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Medigap ˈmed-ə-ˌgap

By Amal Trivedi, MD, MPH, Associate Professor, Department of Health Services, Policy and Practice and Department of Medicine, Brown University

Medigap is supplemental insurance designed to pay for medical care not covered by Medicare, including the deductibles and co-payments required by Medicare and extra charges by doctors who do not accept Medicare as full payment for a service. To obtain a Medigap policy, people must be enrolled in Medicare parts A and B and must not be enrolled in Medicare Part C (Medicare Advantage). Medigap policies do not duplicate payment for services covered by Medicare Parts A and B. The best time to purchase Medigap insurance is during its enrollment period, which begins when Medicare Part B is purchased and ends 6 months later. At other times, Medigap may be unavailable or more expensive. Many insurance companies offer Medigap insurance.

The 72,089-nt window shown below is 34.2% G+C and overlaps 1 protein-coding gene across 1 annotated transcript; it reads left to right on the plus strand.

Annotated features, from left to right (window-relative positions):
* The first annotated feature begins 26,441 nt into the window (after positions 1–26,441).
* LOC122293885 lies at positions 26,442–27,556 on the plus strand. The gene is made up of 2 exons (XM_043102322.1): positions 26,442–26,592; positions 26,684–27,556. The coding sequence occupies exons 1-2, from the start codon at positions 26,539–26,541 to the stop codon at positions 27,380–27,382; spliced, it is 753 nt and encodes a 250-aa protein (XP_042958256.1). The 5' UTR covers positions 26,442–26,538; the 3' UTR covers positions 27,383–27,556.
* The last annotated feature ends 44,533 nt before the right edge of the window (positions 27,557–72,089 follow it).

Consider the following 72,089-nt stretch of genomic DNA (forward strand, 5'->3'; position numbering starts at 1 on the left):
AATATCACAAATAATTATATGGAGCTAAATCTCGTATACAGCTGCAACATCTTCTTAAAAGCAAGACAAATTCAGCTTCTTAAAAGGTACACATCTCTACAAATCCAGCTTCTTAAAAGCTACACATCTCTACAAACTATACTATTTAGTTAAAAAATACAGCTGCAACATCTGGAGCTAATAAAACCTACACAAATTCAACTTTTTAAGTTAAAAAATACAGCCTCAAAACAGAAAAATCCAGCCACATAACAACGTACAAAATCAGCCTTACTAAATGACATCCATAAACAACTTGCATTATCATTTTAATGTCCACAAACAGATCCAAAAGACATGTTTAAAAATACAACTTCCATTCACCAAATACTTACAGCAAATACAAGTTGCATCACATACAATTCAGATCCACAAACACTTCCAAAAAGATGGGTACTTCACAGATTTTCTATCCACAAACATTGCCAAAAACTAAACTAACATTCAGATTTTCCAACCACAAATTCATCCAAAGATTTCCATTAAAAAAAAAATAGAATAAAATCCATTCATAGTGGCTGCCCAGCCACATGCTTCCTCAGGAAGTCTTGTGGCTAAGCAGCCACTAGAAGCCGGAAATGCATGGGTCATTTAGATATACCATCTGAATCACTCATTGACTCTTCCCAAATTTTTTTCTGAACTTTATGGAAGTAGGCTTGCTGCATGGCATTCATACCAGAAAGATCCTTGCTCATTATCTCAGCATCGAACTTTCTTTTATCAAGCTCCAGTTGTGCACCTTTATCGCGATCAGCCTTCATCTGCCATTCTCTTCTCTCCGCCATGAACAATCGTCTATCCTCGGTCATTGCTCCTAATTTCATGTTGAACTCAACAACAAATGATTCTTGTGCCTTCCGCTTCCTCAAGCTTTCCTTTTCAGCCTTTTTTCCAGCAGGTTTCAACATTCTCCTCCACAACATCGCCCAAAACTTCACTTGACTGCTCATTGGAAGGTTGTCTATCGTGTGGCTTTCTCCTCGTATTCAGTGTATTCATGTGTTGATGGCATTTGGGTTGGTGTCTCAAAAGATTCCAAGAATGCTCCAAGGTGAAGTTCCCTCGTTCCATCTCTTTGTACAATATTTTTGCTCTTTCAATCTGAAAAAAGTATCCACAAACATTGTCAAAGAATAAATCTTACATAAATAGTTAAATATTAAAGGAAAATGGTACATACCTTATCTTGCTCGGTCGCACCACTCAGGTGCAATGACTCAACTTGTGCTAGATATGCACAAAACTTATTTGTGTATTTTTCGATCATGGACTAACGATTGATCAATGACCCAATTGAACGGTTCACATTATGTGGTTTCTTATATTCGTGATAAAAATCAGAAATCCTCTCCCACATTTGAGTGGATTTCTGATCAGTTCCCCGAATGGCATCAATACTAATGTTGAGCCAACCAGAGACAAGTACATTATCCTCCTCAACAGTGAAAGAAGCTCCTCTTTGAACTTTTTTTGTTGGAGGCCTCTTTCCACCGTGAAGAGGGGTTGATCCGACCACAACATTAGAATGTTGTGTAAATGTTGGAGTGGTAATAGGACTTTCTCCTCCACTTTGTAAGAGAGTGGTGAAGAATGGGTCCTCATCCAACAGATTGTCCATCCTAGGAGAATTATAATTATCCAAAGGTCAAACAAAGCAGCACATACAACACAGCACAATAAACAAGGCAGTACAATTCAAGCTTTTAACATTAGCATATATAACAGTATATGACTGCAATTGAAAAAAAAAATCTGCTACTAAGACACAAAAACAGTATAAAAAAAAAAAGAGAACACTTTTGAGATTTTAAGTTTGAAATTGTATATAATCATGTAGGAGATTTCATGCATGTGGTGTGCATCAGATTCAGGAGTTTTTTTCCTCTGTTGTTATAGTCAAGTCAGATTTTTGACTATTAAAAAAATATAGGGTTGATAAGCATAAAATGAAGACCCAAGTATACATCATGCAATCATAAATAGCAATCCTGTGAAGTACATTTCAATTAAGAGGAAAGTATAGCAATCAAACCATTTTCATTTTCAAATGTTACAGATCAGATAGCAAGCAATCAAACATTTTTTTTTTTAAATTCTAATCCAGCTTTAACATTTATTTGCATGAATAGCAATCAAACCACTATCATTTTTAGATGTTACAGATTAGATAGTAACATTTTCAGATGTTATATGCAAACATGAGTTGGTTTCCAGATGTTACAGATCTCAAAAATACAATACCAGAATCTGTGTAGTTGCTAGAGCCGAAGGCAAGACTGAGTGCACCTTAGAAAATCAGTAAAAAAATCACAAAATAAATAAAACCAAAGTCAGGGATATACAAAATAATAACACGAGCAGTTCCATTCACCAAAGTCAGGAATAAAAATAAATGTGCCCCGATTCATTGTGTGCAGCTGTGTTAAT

There are 14 types of Medigap policies, labeled A through N. Each type offers a different set of benefits. But the benefits of a specific type are the same no matter which insurance company offers it. Generally, Medigap policies do not cover payment for long-term personal care (at home or in a nursing home), vision or dental care, hearing aids, private-duty nursing, or all prescription drugs. However, additional insurance policies that cover such services can be purchased.